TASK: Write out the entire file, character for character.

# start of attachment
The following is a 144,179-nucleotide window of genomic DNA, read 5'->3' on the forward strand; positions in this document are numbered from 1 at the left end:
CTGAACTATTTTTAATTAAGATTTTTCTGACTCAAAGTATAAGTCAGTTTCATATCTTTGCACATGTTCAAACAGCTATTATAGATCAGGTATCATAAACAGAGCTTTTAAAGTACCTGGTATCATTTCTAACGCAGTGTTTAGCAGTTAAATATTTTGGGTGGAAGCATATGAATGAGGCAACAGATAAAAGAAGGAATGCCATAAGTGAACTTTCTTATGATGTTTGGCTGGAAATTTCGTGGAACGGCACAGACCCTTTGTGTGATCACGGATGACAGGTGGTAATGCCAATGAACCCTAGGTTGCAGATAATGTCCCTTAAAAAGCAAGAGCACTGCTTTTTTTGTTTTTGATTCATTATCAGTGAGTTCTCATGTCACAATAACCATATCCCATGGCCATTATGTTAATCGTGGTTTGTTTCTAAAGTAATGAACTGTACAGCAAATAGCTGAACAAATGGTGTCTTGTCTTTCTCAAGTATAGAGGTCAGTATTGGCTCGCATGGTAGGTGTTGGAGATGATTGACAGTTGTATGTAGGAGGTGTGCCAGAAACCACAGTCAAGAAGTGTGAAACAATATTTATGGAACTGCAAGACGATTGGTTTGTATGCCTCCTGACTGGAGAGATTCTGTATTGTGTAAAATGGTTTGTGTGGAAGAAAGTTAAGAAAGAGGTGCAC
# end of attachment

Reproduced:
The following is a 144,179-nucleotide window of genomic DNA, read 5'->3' on the forward strand; positions in this document are numbered from 1 at the left end:
CTGAACTATTTTTAATTAAGATTTTTCTGACTCAAAGTATAAGTCAGTTTCATATCTTTGCACATGTTCAAACAGCTATTATAGATCAGGTATCATAAACAGAGCTTTTAAAGTACCTGGTATCATTTCTAACGCAGTGTTTAGCAGTTAAATATTTTGGGTGGAAGCATATGAATGAGGCAACAGATAAAAGAAGGAATGCCATAAGTGAACTTTCTTATGATGTTTGGCTGGAAATTTCGTGGAACGGCACAGACCCTTTGTGTGATCACGGATGACAGGTGGTAATGCCAATGAACCCTAGGTTGCAGATAATGTCCCTTAAAAAGCAAGAGCACTGCTTTTTTTGTTTTTGATTCATTATCAGTGAGTTCTCATGTCACAATAACCATATCCCATGGCCATTATGTTAATCGTGGTTTGTTTCTAAAGTAATGAACTGTACAGCAAATAGCTGAACAAATGGTGTCTTGTCTTTCTCAAGTATAGAGGTCAGTATTGGCTCGCATGGTAGGTGTTGGAGATGATTGACAGTTGTATGTAGGAGGTGTGCCAGAAACCACAGTCAAGAAGTGTGAAACAATATTTATGGAACTGCAAGACGATTGGTTTGTATGCCTCCTGACTGGAGAGATTCTGTATTGTGTAAAATGGTTTGTGTGGAAGAAAGTTAAGAAAGAGGTGCAC